clock menu more-arrow no yes

Filed under:

Tony Dungy releases statement on Michael Sam, changes nothing

New, comments

Tony Dungy has released a statement to clarify his earlier comments on Michael Sam, but they don't really change anything.

Scott Halleran

Yesterday, Tony Dungy said in the Tampa Tribune that he would not draft Michael Sam because of the distractions that would bring. I responded to that and Leslie Frazier's involvement in the Vikings' ongoing anti-gay issues, and suddenly we had a 700-page comment thread. Today, Tony Dungy decided to clarify his thoughts a little in a statement to Pro Football Talk, and I thought it would be fair for me to present them.

I'll present that statement, then give you my reaction to it. And then I'll shut up about this issue for a while (barring any new developments).

On Monday afternoon while on vacation with my family, I was quite surprised to read excerpts from an interview I gave several weeks ago related to this year's NFL Draft, and I feel compelled to clarify those remarks.

I was asked whether I would have drafted Michael Sam and I answered that I would not have drafted him. I gave my honest answer, which is that I felt drafting him would bring much distraction to the team. At the time of my interview, the Oprah Winfrey reality show that was going to chronicle Michael's first season had been announced.

I was not asked whether or not Michael Sam deserves an opportunity to play in the NFL. He absolutely does.

I was not asked whether his sexual orientation should play a part in the evaluation process. It should not.

I was not asked whether I would have a problem having Michael Sam on my team. I would not.

I have been asked all of those questions several times in the last three months and have always answered them the same way-by saying that playing in the NFL is, and should be, about merit.

The best players make the team, and everyone should get the opportunity to prove whether they're good enough to play. That's my opinion as a coach. But those were not the questions I was asked.

What I was asked about was my philosophy of drafting, a philosophy that was developed over the years, which was to minimize distractions for my teams.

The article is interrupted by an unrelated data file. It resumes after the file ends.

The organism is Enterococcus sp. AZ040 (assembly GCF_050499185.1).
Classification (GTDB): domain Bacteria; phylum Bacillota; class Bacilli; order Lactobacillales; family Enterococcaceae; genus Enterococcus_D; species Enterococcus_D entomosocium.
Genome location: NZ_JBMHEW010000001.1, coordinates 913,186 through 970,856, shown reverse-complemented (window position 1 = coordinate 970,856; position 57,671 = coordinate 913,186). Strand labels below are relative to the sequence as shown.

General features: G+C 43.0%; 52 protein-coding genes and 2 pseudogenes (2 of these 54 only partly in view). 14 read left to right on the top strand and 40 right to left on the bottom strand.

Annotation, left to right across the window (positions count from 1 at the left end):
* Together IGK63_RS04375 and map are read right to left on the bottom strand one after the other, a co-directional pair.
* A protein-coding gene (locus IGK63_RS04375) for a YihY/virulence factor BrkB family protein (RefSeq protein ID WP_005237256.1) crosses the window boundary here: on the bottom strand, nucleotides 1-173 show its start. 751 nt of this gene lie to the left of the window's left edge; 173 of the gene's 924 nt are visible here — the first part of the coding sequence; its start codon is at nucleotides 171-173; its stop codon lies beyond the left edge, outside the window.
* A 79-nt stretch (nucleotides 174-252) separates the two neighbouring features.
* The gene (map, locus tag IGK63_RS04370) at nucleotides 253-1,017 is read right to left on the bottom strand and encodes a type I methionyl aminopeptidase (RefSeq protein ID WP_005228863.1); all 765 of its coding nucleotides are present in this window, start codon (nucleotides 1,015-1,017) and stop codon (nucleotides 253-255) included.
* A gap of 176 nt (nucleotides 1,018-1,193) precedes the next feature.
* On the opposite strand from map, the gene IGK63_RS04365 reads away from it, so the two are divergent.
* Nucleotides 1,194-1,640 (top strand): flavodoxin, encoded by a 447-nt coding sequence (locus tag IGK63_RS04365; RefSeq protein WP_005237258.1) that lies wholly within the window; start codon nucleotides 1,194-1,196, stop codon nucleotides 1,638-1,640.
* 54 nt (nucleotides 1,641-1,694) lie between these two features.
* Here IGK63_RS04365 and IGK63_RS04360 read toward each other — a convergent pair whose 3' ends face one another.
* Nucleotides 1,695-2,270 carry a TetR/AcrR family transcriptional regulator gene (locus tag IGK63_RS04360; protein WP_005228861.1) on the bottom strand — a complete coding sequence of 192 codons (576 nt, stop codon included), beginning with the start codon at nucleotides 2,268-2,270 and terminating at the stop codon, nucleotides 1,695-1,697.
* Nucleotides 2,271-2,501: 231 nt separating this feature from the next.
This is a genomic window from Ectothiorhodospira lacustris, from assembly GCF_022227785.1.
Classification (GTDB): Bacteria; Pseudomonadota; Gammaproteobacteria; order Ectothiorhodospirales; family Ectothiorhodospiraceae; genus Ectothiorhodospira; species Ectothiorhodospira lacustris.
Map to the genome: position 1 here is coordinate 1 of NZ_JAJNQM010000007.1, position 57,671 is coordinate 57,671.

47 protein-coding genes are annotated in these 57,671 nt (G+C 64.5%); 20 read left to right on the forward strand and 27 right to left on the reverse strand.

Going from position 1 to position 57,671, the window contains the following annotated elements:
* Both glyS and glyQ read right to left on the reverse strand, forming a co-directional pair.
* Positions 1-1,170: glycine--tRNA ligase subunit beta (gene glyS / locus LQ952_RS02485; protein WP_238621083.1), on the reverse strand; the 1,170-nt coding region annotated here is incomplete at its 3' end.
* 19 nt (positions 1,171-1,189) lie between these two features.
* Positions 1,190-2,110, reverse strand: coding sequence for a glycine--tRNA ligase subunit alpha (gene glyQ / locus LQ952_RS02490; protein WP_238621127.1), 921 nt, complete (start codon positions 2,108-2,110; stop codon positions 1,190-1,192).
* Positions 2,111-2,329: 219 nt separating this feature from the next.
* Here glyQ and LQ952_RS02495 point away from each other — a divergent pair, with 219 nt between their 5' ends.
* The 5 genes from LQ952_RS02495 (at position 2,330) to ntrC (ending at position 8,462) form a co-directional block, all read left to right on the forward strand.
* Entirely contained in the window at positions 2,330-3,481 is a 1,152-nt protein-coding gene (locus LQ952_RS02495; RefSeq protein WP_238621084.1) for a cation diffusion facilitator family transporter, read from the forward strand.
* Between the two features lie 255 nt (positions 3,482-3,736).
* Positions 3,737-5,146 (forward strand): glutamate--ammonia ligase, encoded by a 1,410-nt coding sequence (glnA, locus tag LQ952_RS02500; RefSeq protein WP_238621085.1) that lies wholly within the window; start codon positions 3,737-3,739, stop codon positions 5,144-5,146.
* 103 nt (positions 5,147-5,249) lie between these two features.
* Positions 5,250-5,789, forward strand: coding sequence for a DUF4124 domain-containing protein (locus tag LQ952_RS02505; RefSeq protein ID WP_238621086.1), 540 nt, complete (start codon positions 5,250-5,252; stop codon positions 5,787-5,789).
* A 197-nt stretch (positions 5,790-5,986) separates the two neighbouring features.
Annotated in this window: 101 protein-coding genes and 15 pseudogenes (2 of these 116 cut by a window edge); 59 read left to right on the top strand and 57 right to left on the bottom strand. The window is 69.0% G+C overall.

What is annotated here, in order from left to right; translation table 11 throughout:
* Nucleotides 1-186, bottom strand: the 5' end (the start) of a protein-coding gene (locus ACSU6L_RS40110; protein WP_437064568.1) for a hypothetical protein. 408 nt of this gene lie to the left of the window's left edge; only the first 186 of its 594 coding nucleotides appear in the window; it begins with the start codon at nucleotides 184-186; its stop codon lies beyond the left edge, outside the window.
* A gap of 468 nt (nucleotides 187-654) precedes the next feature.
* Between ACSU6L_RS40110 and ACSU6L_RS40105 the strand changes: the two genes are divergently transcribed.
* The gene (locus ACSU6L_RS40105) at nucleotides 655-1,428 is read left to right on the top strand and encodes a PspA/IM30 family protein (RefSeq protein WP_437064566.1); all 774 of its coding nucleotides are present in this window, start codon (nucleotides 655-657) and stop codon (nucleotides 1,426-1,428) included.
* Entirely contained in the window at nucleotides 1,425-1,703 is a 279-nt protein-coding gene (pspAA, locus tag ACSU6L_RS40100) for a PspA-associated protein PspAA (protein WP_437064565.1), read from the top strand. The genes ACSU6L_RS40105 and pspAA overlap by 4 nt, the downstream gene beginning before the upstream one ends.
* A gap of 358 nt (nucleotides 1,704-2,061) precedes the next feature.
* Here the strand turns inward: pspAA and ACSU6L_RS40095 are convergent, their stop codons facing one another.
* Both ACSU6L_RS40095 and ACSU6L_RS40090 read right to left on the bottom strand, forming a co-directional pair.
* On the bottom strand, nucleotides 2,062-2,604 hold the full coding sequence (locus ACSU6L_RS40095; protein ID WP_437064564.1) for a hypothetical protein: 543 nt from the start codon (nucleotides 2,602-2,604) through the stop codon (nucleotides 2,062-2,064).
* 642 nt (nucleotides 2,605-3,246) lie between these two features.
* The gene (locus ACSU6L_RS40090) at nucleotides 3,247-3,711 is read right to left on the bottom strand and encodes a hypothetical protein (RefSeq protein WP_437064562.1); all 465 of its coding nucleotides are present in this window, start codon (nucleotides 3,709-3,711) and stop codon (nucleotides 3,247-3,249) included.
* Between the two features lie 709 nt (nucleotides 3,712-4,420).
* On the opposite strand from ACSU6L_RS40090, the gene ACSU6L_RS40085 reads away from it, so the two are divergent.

I do not believe Michael's sexual orientation will be a distraction to his teammates or his organization.

I do, however, believe that the media attention that comes with it will be a distraction. Unfortunately we are all seeing this play out now, and I feel badly that my remarks played a role in the distraction.

I wish Michael Sam nothing but the best in his quest to become a star in the NFL and I am confident he will get the opportunity to show what he can do on the field.

My sincere hope is that we will be able to focus on his play and not on his sexual orientation.

This clarification is nice, but it doesn't change anything about the content of his message, or at least as I interpreted it. He doesn't want the media distraction of Michael Sam on his team. But the only reason Michael Sam is a potential media distraction is that he is the only openly gay player in the NFL. And that situation was caused by systematic discrimination: there's a social cost to being an openly gay NFL player right now.

In effect, discrimination created a situation where any openly gay NFL player would be a media distraction, regardless of that player's actions. Instead of trying to fight that system as he has in the past, Dungy simply bows to the established environment and gives cover to discrimination by accepting the system's rationale. He would have been outraged had anyone said that they would not want to deal with the media distractions of having a black head coach in the mid-1990s, and rightly so, regardless of the validity of that concern.

That's why I called his statement ignorant, Dan Wetzel accused him of a "stunning lack of courage", and Jane Coaston ridiculed the idea that Sam would be a distraction. Tony Dungy did not address any of those concerns, and instead doubled down on his contention that he would not stand up, do the right thing, and ignore the media in his evaluation of Michael Sam. He didn't even say that he'd be able to handle a distraction, as he did with Keyshawn Johnson, Warren Sapp, Michael Vick, Plaxico Burress and Nilo Silvan.

That, to me, is a disappointment, though hardly a surprise given Dungy's history of anti-gay activism.